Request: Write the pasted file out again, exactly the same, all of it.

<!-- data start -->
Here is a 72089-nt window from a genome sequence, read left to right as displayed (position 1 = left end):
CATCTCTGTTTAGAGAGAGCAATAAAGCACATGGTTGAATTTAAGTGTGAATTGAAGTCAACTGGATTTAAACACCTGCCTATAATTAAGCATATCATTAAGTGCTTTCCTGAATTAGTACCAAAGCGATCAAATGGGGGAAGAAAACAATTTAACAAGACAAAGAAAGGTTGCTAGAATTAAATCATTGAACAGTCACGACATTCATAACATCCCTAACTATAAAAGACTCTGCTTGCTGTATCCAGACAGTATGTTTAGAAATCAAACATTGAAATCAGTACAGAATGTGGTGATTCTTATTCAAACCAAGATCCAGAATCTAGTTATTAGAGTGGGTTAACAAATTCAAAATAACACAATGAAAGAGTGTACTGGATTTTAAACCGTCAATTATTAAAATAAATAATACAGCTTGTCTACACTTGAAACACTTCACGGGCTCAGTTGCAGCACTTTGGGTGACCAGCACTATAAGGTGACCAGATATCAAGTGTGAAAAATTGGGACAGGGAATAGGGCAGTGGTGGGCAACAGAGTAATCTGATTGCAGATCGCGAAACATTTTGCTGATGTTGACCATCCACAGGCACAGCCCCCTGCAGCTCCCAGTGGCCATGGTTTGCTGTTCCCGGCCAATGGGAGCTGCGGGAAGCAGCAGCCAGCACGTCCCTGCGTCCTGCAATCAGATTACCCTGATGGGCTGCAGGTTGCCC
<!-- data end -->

Here is a 72089-nt window from a genome sequence, read left to right as displayed (position 1 = left end):
CATCTCTGTTTAGAGAGAGCAATAAAGCACATGGTTGAATTTAAGTGTGAATTGAAGTCAACTGGATTTAAACACCTGCCTATAATTAAGCATATCATTAAGTGCTTTCCTGAATTAGTACCAAAGCGATCAAATGGGGGAAGAAAACAATTTAACAAGACAAAGAAAGGTTGCTAGAATTAAATCATTGAACAGTCACGACATTCATAACATCCCTAACTATAAAAGACTCTGCTTGCTGTATCCAGACAGTATGTTTAGAAATCAAACATTGAAATCAGTACAGAATGTGGTGATTCTTATTCAAACCAAGATCCAGAATCTAGTTATTAGAGTGGGTTAACAAATTCAAAATAACACAATGAAAGAGTGTACTGGATTTTAAACCGTCAATTATTAAAATAAATAATACAGCTTGTCTACACTTGAAACACTTCACGGGCTCAGTTGCAGCACTTTGGGTGACCAGCACTATAAGGTGACCAGATATCAAGTGTGAAAAATTGGGACAGGGAATAGGGCAGTGGTGGGCAACAGAGTAATCTGATTGCAGATCGCGAAACATTTTGCTGATGTTGACCATCCACAGGCACAGCCCCCTGCAGCTCCCAGTGGCCATGGTTTGCTGTTCCCGGCCAATGGGAGCTGCGGGAAGCAGCAGCCAGCACGTCCCTGCGTCCTGCAATCAGATTACCCTGATGGGCTGCAGGTTGCCC